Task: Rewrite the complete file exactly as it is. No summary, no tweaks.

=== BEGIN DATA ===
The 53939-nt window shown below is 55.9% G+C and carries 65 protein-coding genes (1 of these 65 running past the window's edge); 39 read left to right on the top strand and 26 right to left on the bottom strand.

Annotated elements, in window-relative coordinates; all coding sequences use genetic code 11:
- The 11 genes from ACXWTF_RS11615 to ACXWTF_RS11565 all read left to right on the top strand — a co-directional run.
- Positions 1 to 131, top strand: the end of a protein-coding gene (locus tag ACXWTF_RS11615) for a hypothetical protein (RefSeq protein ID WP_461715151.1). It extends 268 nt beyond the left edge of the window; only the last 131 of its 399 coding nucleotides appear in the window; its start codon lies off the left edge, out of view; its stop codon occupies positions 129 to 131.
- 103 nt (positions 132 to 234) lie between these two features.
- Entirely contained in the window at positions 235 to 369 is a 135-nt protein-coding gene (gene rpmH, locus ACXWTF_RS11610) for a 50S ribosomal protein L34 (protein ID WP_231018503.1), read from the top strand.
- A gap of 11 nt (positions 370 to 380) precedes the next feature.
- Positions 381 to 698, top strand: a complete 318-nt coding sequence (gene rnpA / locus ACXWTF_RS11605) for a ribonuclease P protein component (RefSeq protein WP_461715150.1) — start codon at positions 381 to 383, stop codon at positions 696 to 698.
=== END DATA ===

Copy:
The 53939-nt window shown below is 55.9% G+C and carries 65 protein-coding genes (1 of these 65 running past the window's edge); 39 read left to right on the top strand and 26 right to left on the bottom strand.

Annotated elements, in window-relative coordinates; all coding sequences use genetic code 11:
- The 11 genes from ACXWTF_RS11615 to ACXWTF_RS11565 all read left to right on the top strand — a co-directional run.
- Positions 1 to 131, top strand: the end of a protein-coding gene (locus tag ACXWTF_RS11615) for a hypothetical protein (RefSeq protein ID WP_461715151.1). It extends 268 nt beyond the left edge of the window; only the last 131 of its 399 coding nucleotides appear in the window; its start codon lies off the left edge, out of view; its stop codon occupies positions 129 to 131.
- 103 nt (positions 132 to 234) lie between these two features.
- Entirely contained in the window at positions 235 to 369 is a 135-nt protein-coding gene (gene rpmH, locus ACXWTF_RS11610) for a 50S ribosomal protein L34 (protein ID WP_231018503.1), read from the top strand.
- A gap of 11 nt (positions 370 to 380) precedes the next feature.
- Positions 381 to 698, top strand: a complete 318-nt coding sequence (gene rnpA / locus ACXWTF_RS11605) for a ribonuclease P protein component (RefSeq protein WP_461715150.1) — start codon at positions 381 to 383, stop codon at positions 696 to 698.